Once you're clear on what you're trying to achieve and have the backing of decision-makers within your organisation, you're ready to start planning your activity.
Decide who you need to involve
First, determine who you are targeting with your activity. This will largely be guided by your service improvement goal. For example if you are undertaking a redesign of your footcare pathway, then you will want to speak to people with a range of footcare experiences and potentially those who have had complications.
If you're trying to reduce ‘Did Not Attend’ rates for appointments then you should first identify who it is that aren’t currently attending. From this you can pinpoint characteristics they share to build a profile of who you should be targeting – for example, a specific age group, ethnicity or geographic area.
In any case, it is important that you seek to involve those people that aren’t currently engaged in health services. Every effort should also be made to ensure that you involve users who are representative of the local diabetes population
Decide the right approach
- Will it give me the information I need to achieve the service improvement goal?
- Is it appropriate/appealing for the profile of people I am targeting?
The most commonly used approaches:
- Engagement Events – medium to large scale events to generate broad discussions. Often broken into smaller table discussions.
- Focus Group – smaller group concentrating on one particular issue or topic.
- Interviews – one-to-one discussions on a specific topic.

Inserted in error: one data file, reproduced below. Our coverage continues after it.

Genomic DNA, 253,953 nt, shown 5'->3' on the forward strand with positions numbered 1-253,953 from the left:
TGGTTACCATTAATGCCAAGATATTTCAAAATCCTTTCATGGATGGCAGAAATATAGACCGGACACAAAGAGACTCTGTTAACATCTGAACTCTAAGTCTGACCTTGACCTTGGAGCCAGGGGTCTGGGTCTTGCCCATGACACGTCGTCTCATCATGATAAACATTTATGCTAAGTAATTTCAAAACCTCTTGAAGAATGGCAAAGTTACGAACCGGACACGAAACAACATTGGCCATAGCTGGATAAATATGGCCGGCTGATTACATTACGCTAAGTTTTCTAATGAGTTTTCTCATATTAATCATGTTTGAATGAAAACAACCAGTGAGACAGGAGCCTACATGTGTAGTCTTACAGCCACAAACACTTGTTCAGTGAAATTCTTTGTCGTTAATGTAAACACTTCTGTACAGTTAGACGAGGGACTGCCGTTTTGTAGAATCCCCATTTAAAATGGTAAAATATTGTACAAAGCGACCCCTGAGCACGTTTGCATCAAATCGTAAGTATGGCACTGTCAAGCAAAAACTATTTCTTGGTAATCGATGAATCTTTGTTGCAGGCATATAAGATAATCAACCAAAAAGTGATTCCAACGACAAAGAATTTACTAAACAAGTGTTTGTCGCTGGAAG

- Service User Groups – ongoing advisory groups that meet regularly over a period of time.
- Questionnaires – paper or online surveys to gather feedback (usually) from a large number of people.
For more more information on common approaches and their pros and cons download our quick guide to engagement approaches (PDF, 335KB).
For most situations you will want to use a combination of approaches to try and reach as many different people as possible.
Prepare to recruit service users
For occasions when you are bringing people together, it's worthwhile having a venue and a time already arranged before you start to invite people – even if it isn’t an ‘open invitation’. There are some important things to think about regarding these practicalities for sessions including type of venue, timings and incentives. Download our overview on planning an engagement activity (PDF, 334KB).
Depending on the type of activity you are arranging, you may also need to prepare some additional materials. For example if you are trying to establish an ongoing user group, then you should consider putting in place role descriptions for its members and terms of reference for the group as a whole to ensure the group meets your needs. These needn’t be overly formal (decide for yourself how formal they need to be) but can be useful to help set out in advance the purpose of the group and what is expected of group members. They can allow you to ensure that you recruit service users with the appropriate skillset to be on the group, but also be mindful that being too formal may put many people off.
For more guidance, download an example Terms of Reference document for a service user group for Hounslow Clinical Commissioning Group (CCG) (Word, 220KB). It covers aims, guidance, support and training, regularity of meetings and what's expected of users.
Download an example role description (Word, 85K) for a patient representative on a Diabetes Commissioning Group led by the CCG.
You're now ready to start recruiting service users for your planned activity.